Opportunities to Improve a Mobile Obesity Wellness Intervention for Rural Older Adults with Obesity

A qualitative study to determine whether mHealth devices, like Amulet, could be useful in supporting rural-health interventions.

  • John Batsis, Stephen Bartels, Rachel Dokko, Alexandra Zagaria, John Naslund, Elizabeth Carpenter-Song, and David Kotz. Opportunities to Improve a Mobile Obesity Wellness Intervention for Rural Older Adults with Obesity. Journal of Community Health, September 2019. DOI 10.1007/s10900-019-00720-y.

Abstract: Older adults with obesity are at a high risk of decline, particularly in rural areas. Our study objective was to gain insights into how a potential Mobile Health Obesity Wellness Intervention (MOWI) in rural older adults with obesity, consisting of nutrition and exercise sessions, could be helpful to improve physical function. A qualitative methods study was conducted in a rural community, community-based aging center. Four community leaders, 7 clinicians and 29 patient participants underwent focus groups and semi-structured interviews. All participants had a favorable view of MOWI and saw its potential to improve health and create accountability. Participants noted that MOWI could overcome geographic barriers and provided feedback about components that could improve implementation. There was expressed enthusiasm over its potential to improve health. The use of technology in older adults with obesity in rural areas has considerable promise. There is potential that this intervention could potentially extend to distant areas in rural America that can surmount accessibility barriers. If successful, this intervention could potentially alter healthcare delivery by enhancing health promotion in a remote, geographically constrained communities. MOWI has the potential to reach older adults with obesity using novel methods in geographically isolated regions.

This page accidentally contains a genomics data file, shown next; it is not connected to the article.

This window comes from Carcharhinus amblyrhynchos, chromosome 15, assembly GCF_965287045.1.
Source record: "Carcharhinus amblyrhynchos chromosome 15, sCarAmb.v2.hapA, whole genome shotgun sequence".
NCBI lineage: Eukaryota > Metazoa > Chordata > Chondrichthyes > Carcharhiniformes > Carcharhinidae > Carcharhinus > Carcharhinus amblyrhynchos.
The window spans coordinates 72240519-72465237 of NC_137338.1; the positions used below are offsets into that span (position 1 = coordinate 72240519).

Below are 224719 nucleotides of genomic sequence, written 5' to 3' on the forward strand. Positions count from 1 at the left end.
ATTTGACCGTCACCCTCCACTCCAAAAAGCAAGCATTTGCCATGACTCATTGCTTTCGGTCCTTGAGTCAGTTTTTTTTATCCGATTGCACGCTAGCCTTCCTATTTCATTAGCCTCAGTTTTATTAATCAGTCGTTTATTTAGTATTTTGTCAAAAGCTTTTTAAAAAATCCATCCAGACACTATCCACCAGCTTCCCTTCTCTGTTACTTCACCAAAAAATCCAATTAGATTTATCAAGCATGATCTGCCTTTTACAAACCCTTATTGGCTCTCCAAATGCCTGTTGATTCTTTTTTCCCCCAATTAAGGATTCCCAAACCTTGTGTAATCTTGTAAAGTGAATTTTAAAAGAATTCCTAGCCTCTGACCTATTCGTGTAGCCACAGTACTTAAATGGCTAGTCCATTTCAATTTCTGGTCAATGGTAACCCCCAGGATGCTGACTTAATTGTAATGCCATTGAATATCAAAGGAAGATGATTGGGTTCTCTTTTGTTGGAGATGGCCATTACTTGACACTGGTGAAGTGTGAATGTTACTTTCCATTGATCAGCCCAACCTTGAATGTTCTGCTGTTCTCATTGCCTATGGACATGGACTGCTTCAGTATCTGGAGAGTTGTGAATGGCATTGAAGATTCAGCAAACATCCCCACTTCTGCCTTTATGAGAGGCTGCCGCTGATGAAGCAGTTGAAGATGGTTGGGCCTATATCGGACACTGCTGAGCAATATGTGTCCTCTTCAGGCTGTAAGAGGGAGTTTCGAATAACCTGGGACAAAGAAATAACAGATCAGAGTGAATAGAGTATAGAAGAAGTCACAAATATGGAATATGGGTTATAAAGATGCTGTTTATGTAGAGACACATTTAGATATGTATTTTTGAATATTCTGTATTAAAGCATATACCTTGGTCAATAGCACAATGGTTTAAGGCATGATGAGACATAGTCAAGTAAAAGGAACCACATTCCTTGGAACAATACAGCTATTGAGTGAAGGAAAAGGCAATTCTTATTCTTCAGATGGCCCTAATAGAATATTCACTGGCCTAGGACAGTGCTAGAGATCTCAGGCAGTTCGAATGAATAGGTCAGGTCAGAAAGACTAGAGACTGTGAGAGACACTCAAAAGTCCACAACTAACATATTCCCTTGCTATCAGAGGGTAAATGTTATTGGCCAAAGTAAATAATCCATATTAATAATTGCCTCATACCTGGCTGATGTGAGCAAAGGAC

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About David Kotz

David Kotz is the Pat and John Rosenwald Professor in the Department of Computer Science at Dartmouth College. He previously served as Interim Provost, as Associate Dean of the Faculty for the Sciences, as the Executive Director of the Institute for Security Technology Studies, and on the US Healthcare IT Policy Committee. His research interests include security and privacy, pervasive computing for healthcare, and wireless networks. He has published over 230 refereed papers, obtained over $80m in grant funding, and mentored nearly 100 research students. He is a Fellow of the IEEE, a Distinguished Member of the ACM, a 2008 Fulbright Fellow to India, a 2019 Visiting Professor at ETH Zurich, and an elected member of Phi Beta Kappa. He received his AB in Computer Science and Physics from Dartmouth in 1986, and his PhD in Computer Science from Duke University in 1991.

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